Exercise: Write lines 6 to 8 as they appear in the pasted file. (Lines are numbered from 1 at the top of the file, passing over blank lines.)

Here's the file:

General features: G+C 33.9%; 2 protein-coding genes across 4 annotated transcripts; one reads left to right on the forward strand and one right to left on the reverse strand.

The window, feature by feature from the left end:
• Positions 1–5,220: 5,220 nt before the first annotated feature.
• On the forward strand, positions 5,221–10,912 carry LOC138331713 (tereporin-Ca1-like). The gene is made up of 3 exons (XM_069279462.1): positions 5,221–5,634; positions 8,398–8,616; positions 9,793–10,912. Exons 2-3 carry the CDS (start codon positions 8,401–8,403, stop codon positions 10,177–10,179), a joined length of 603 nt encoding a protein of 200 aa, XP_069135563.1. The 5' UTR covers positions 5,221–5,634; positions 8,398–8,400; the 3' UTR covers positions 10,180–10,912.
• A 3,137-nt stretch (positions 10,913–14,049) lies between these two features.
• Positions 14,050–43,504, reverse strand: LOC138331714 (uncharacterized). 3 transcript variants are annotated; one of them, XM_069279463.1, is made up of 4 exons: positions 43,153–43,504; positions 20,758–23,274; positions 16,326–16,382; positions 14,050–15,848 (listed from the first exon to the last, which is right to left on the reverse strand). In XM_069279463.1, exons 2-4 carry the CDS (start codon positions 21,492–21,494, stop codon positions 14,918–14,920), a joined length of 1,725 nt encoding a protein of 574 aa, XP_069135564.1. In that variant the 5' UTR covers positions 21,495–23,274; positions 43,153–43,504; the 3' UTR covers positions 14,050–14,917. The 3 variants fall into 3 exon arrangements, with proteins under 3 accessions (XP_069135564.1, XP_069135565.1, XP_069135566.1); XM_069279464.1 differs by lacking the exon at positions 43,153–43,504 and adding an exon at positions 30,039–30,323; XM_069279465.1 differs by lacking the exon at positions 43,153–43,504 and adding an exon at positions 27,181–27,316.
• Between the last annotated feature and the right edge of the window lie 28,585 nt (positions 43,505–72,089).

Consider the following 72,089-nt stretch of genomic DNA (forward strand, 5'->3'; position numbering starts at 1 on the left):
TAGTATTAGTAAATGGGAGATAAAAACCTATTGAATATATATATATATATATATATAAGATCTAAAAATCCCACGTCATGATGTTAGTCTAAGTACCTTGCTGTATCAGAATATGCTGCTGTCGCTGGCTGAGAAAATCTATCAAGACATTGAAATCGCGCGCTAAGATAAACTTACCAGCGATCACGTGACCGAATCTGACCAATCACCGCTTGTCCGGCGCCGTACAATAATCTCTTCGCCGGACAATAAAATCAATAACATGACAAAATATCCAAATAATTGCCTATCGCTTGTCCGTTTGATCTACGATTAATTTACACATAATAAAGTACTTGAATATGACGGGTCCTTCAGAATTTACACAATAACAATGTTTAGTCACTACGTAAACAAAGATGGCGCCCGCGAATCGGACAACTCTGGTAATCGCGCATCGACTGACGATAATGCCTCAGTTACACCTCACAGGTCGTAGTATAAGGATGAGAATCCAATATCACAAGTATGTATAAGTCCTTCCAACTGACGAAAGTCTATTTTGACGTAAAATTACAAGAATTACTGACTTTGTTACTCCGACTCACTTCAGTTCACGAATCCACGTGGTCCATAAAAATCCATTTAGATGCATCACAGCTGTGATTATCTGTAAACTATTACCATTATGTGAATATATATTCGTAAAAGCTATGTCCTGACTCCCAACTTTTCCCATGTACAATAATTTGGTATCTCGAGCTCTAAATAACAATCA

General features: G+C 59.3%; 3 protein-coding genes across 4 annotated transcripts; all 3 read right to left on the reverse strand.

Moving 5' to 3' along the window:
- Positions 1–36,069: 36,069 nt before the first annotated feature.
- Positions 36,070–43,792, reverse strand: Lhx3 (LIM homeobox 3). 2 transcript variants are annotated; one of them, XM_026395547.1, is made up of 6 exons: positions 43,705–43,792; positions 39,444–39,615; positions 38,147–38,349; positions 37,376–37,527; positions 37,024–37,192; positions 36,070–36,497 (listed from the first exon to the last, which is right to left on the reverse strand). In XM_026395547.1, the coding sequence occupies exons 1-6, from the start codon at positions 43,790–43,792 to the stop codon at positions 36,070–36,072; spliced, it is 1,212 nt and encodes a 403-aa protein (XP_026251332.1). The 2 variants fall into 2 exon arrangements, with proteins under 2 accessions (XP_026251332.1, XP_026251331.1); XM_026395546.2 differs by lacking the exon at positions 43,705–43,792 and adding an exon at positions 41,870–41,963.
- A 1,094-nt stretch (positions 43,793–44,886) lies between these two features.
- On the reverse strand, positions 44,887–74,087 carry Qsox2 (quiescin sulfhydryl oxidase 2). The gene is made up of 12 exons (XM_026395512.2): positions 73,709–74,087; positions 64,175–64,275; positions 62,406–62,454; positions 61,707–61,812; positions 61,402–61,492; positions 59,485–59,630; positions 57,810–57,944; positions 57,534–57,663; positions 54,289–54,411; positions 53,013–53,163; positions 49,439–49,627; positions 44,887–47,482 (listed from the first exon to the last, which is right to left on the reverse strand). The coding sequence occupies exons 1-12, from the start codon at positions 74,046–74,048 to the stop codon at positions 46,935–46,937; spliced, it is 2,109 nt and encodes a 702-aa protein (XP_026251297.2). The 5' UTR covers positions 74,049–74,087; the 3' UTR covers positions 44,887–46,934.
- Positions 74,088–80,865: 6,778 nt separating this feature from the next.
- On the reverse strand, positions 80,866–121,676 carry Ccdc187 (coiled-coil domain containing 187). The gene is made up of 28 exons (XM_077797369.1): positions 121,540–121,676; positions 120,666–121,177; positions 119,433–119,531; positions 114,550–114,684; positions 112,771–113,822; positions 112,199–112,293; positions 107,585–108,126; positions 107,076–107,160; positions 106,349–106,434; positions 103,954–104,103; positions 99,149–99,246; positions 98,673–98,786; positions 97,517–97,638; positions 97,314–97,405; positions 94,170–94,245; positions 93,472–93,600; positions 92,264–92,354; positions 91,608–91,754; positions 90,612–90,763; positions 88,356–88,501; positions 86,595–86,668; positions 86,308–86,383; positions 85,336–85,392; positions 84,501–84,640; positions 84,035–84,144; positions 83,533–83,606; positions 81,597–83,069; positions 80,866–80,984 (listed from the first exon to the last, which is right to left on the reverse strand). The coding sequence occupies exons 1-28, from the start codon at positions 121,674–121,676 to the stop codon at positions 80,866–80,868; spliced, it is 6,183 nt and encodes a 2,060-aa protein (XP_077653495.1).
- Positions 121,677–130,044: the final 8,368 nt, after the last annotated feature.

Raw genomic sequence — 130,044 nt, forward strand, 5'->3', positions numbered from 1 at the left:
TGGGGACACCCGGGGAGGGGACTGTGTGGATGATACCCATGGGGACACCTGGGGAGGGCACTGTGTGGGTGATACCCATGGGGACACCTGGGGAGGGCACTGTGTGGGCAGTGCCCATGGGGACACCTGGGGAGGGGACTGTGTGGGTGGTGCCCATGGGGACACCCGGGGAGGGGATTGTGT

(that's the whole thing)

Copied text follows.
• Positions 14,050–43,504, reverse strand: LOC138331714 (uncharacterized). 3 transcript variants are annotated; one of them, XM_069279463.1, is made up of 4 exons: positions 43,153–43,504; positions 20,758–23,274; positions 16,326–16,382; positions 14,050–15,848 (listed from the first exon to the last, which is right to left on the reverse strand). In XM_069279463.1, exons 2-4 carry the CDS (start codon positions 21,492–21,494, stop codon positions 14,918–14,920), a joined length of 1,725 nt encoding a protein of 574 aa, XP_069135564.1. In that variant the 5' UTR covers positions 21,495–23,274; positions 43,153–43,504; the 3' UTR covers positions 14,050–14,917. The 3 variants fall into 3 exon arrangements, with proteins under 3 accessions (XP_069135564.1, XP_069135565.1, XP_069135566.1); XM_069279464.1 differs by lacking the exon at positions 43,153–43,504 and adding an exon at positions 30,039–30,323; XM_069279465.1 differs by lacking the exon at positions 43,153–43,504 and adding an exon at positions 27,181–27,316.
• Between the last annotated feature and the right edge of the window lie 28,585 nt (positions 43,505–72,089).

Consider the following 72,089-nt stretch of genomic DNA (forward strand, 5'->3'; position numbering starts at 1 on the left):